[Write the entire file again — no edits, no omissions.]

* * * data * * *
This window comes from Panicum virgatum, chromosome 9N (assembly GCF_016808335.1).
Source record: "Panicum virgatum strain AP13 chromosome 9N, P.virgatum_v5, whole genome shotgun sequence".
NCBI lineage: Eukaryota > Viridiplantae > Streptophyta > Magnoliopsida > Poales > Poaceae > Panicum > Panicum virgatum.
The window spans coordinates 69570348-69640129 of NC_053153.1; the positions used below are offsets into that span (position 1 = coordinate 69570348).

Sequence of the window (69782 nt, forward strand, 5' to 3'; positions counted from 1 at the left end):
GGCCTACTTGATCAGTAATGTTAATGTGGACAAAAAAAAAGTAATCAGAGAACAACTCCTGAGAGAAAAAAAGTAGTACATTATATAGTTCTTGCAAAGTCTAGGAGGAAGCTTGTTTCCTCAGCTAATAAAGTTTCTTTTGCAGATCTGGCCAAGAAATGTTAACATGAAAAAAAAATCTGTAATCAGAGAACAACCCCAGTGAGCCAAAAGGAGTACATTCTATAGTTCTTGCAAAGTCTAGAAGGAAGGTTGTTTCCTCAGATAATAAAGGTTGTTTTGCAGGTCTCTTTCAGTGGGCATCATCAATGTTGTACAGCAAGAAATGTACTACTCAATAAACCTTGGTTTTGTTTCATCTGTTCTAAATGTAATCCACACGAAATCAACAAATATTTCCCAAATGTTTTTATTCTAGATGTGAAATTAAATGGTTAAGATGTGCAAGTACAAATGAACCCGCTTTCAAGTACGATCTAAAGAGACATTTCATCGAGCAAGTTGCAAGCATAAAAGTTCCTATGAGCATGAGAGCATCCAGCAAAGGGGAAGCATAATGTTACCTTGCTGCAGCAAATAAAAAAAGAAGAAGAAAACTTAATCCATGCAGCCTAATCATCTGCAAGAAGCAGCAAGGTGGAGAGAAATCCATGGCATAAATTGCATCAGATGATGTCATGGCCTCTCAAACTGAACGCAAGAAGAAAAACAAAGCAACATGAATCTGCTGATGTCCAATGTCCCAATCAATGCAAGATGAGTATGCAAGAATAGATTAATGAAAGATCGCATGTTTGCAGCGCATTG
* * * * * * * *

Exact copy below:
This window comes from Panicum virgatum, chromosome 9N (assembly GCF_016808335.1).
Source record: "Panicum virgatum strain AP13 chromosome 9N, P.virgatum_v5, whole genome shotgun sequence".
NCBI lineage: Eukaryota > Viridiplantae > Streptophyta > Magnoliopsida > Poales > Poaceae > Panicum > Panicum virgatum.
The window spans coordinates 69570348-69640129 of NC_053153.1; the positions used below are offsets into that span (position 1 = coordinate 69570348).

Sequence of the window (69782 nt, forward strand, 5' to 3'; positions counted from 1 at the left end):
GGCCTACTTGATCAGTAATGTTAATGTGGACAAAAAAAAAGTAATCAGAGAACAACTCCTGAGAGAAAAAAAGTAGTACATTATATAGTTCTTGCAAAGTCTAGGAGGAAGCTTGTTTCCTCAGCTAATAAAGTTTCTTTTGCAGATCTGGCCAAGAAATGTTAACATGAAAAAAAAATCTGTAATCAGAGAACAACCCCAGTGAGCCAAAAGGAGTACATTCTATAGTTCTTGCAAAGTCTAGAAGGAAGGTTGTTTCCTCAGATAATAAAGGTTGTTTTGCAGGTCTCTTTCAGTGGGCATCATCAATGTTGTACAGCAAGAAATGTACTACTCAATAAACCTTGGTTTTGTTTCATCTGTTCTAAATGTAATCCACACGAAATCAACAAATATTTCCCAAATGTTTTTATTCTAGATGTGAAATTAAATGGTTAAGATGTGCAAGTACAAATGAACCCGCTTTCAAGTACGATCTAAAGAGACATTTCATCGAGCAAGTTGCAAGCATAAAAGTTCCTATGAGCATGAGAGCATCCAGCAAAGGGGAAGCATAATGTTACCTTGCTGCAGCAAATAAAAAAAGAAGAAGAAAACTTAATCCATGCAGCCTAATCATCTGCAAGAAGCAGCAAGGTGGAGAGAAATCCATGGCATAAATTGCATCAGATGATGTCATGGCCTCTCAAACTGAACGCAAGAAGAAAAACAAAGCAACATGAATCTGCTGATGTCCAATGTCCCAATCAATGCAAGATGAGTATGCAAGAATAGATTAATGAAAGATCGCATGTTTGCAGCGCATTG